This is a country where people leave their bags at their tables in a restaurant to go to the toilet. I'm sure theft occurs but it can't be as endemic as in my country because if it was you'd keep your eyes, if not your hands, on your possessions at all times. Korean Mother has a habit of losing her phone, but she always gets it back, except when she loses it in a taxi. The phone is called, but no-one answers. A few days ago though, she was quite lucky to retrieve her phone from such a situation - but the driver, who turned out to live about a mile away, insisted on being paid before handing it over. The phone is cheap and it's possible that the value of the ransom was more than it was worth - but of course there are all the contact numbers and miscellaneous pieces of data on it that she wants to have, so she took the phone and angrily threw the money into the car. Not handing money over properly is the height of calculated rudeness here.

Then I discovered something quite disconcerting. It seems that a taxi can be hired in cash for the day by just about anyone, so it's a favoured way for criminals or other people outside the system to earn a living. This shouldn't infer that the vast majority of Korean taxi drivers have anything to hide - I'm sure they don't, although the Chosun Ilbo suggests there are 5,000 of these so-called 'contract cabs' in Seoul. The article also highlights the clear dangers this poses to women, mentioning the murder this year of two women by illegal taxi drivers.

Korean tags: 택시, 범죄, 여자

Thursday, November 15, 2007

This Is Not a Test

I couldn't help noticing that the Korean stock market seemed to have a missing hour this morning. Why didn't they open until 10am?

We had to go out to get some documents scanned today for our case. After several days of illness I was just about up to it. We entered a copy shop where the staff, apparently a family, went about their business in near silence. From the looks they were exchanging it felt as though we'd walked in mid-way through a huge argument - perhaps we had. Certainly the daughter was having huge problems getting her computer to work, adding to the sense that any moment there could be a huge explosion of violence. We stood there waiting for a long time. My wife suggested after we escaped that a lot of families could be on edge - because today is university entrance exam day, where Korean high school students take the all-important test which determines whether they get in to their institution of choice.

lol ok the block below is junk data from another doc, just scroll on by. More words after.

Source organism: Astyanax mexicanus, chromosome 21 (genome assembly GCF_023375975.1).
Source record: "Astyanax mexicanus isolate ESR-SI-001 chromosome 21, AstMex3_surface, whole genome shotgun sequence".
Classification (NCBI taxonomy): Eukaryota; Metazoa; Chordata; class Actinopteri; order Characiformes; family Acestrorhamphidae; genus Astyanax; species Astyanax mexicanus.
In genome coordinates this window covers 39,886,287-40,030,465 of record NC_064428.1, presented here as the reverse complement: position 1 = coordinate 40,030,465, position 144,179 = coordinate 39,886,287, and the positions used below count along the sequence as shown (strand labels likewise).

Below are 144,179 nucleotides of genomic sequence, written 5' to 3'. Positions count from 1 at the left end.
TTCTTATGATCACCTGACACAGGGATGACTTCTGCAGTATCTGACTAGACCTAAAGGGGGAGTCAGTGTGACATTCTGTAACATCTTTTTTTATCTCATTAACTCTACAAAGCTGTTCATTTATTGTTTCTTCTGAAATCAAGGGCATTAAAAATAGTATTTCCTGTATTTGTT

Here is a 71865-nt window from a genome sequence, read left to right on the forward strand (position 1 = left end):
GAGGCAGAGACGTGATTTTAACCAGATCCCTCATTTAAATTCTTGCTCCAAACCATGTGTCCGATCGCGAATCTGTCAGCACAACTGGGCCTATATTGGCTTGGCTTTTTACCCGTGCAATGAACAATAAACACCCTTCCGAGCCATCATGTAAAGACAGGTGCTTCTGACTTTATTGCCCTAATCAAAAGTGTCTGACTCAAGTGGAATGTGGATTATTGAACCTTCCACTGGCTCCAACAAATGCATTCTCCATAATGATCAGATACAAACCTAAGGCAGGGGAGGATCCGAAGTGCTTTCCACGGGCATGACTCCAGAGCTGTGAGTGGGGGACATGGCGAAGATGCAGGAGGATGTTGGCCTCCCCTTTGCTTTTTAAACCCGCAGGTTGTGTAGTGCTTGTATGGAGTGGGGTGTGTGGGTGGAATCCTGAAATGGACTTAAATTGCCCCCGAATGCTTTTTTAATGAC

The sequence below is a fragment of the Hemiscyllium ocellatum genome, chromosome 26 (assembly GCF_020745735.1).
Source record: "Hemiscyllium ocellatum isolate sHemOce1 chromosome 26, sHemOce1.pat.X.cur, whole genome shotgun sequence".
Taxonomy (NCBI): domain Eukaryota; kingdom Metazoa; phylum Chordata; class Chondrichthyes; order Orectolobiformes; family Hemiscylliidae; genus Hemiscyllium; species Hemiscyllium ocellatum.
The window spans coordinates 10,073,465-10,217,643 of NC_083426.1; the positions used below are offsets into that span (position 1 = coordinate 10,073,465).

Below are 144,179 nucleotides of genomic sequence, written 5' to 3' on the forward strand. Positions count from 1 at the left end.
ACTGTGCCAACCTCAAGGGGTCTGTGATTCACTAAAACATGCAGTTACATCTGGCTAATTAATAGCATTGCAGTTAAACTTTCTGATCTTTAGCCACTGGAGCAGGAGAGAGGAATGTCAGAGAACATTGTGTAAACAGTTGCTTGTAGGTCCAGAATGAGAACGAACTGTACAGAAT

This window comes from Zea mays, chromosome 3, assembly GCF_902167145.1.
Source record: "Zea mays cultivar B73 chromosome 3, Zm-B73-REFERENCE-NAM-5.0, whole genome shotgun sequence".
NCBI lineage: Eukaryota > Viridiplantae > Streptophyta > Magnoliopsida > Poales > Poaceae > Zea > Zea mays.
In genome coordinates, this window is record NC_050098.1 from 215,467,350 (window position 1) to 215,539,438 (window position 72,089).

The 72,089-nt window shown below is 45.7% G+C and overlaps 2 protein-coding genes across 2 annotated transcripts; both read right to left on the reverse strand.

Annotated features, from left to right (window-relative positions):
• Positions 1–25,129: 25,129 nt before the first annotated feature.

So, the Korean stock market, and in principle other businesses, actually start work an hour later than normal. This puts back the normal commuter rush by an hour, ensuring students can get to school unhindered. But it goes further:

"Police mobilized motorcycles to help transport some late exam takers, and the military halted flight operations and banned shooting drills near the test venues for fear of distracting the students taking an English language listening comprehension test."
Yonhap News Agency

But if you thought things were tough for the students, spare a thought for the test writers:

"Together with students and their parents who were freed from the test pressure, 315 test writers were also released from their 35-day confinement at a hotel, out of Seoul. They were completely cut off from any outside contact to prevent any possible leakage of the test questions."
Korea Times

I guess you could say they take education very seriously here.

Korean tags: 시험, 학교, 대학교

Tuesday, November 13, 2007

Now Hear This

Unable to shake off this Korean 'flu I ventured out of the apartment for the first time in a few days to go see a doctor at the hospital. As usual it was just a few minutes from entering the door to sitting in the doctor's office, which was fortunate because I was able to control my terrible coughing for just long enough while we waited. Perhaps it's my paranoia but as much as you get stared at sometimes as a foreigner in Korea, I can't help thinking these stares are particularly probing when you enter a medical facility. Perhaps it's the fear you're carrying a particularly exotic and contagious disease.